energizing breakthrough performance

It’s Time to Fire Dilbert: Towards Dynamic Strategic Alignment

Alignment, as you will frequently hear it used, sounds a lot like motherhood and apple pie. How can one be against alignment? Indeed, how can an effort succeed if the pieces are not aligned? It sounds wrong even before you know what the pieces are! What pieces? It could be the pieces of people, organization, and technology. Or, it might be a different characterization, say, strategy, structure, and systems. Or, how about vision, skills, incentives, resources, and action plans?

This article does not argue against alignment. We are for alignment. However, if your management and/or your consultants are describing alignment with the holy background music and velveteen curtains that seems too much like apple pie and motherhood, your antenna should go up. Effective alignment is less about Mom, and a whole lot more about a temporary conceptual frame that has a bit of radical and revolutionary flavor to it.

Strategic planning and alignment is about change during a fast-moving, quickbreak time that commingles continuity with discontinuity. The motherhood and apple pie definition plays into the scoffing Dilbert humor. Dilbert is not ready for the change revolution. Alignment is about the flying-in-formation force of Transformation: This is not a safe place for our Dilly-boy, for goodness’ sake.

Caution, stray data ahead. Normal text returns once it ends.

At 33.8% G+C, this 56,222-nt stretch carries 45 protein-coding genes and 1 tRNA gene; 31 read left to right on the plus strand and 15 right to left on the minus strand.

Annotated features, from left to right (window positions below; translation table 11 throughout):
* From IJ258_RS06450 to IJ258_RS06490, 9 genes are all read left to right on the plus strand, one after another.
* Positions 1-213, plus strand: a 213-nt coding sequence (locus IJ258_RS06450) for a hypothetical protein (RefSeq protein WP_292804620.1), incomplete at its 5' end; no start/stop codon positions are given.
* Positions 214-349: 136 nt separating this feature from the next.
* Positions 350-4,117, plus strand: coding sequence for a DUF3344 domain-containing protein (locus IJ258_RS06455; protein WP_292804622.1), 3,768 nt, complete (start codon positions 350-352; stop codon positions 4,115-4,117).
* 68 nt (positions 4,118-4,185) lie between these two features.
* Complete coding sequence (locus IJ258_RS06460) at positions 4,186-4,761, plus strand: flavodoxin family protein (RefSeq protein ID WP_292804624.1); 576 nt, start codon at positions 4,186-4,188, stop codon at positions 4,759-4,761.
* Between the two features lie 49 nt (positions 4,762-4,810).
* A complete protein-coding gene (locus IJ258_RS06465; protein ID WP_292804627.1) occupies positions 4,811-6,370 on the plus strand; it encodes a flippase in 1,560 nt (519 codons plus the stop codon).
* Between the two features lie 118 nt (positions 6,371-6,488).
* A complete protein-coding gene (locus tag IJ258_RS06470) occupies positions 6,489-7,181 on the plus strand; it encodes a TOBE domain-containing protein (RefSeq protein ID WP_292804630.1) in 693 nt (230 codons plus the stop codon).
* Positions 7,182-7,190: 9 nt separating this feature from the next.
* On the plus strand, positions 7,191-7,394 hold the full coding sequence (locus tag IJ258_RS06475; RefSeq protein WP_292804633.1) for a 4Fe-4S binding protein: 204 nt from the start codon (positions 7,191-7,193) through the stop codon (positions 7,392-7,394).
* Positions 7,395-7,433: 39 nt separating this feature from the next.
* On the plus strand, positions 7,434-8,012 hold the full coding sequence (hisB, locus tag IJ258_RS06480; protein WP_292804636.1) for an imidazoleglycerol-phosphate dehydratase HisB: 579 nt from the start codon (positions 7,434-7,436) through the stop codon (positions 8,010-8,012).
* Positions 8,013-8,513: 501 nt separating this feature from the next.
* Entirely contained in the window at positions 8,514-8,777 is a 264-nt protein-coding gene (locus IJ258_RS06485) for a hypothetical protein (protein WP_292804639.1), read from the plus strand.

So pick your poison and find an alchemy of alignment that fits the speed and magnitude of your organization’s strategic change trajectory: No matter what conceptual reference you prefer, e.g., people/organization/technology or strategy/structure/systems, alignment is critical for several reasons that presuppose a degree of management thinking and influence that is greater than the individual silos of the organization. Alignment presupposes transcendence that is the seeing-the-game-board-from-above helicopter view. After all, this is what Leadership is supposed to bring to the party. Alignment presupposes something real that will actually change the way business is done because alignment and change must go hand-in-hand. So it’s more than a pointy-headed intellectual exercise where the number of angels that can dance on the head of a pin are to be counted correctly and dubbed "alignment." Deep inside the term, "alignment," ought to reside a dark, resonant, and angry dissatisfaction with feeble management intellectualism, e.g., paint-by-numbers TQM zealotry, because this feeble thought militates against Change. If you view alignment as some fragile, theoretical perfection that holds for a half-hour or so until that nasty ol’ dynamic world sweeps away the ersatz perfection yet again, then you are missing the point and setting yourself up as the brunt of a new Dilbert strip, or worse yet, joining Dilbert World-Wide.

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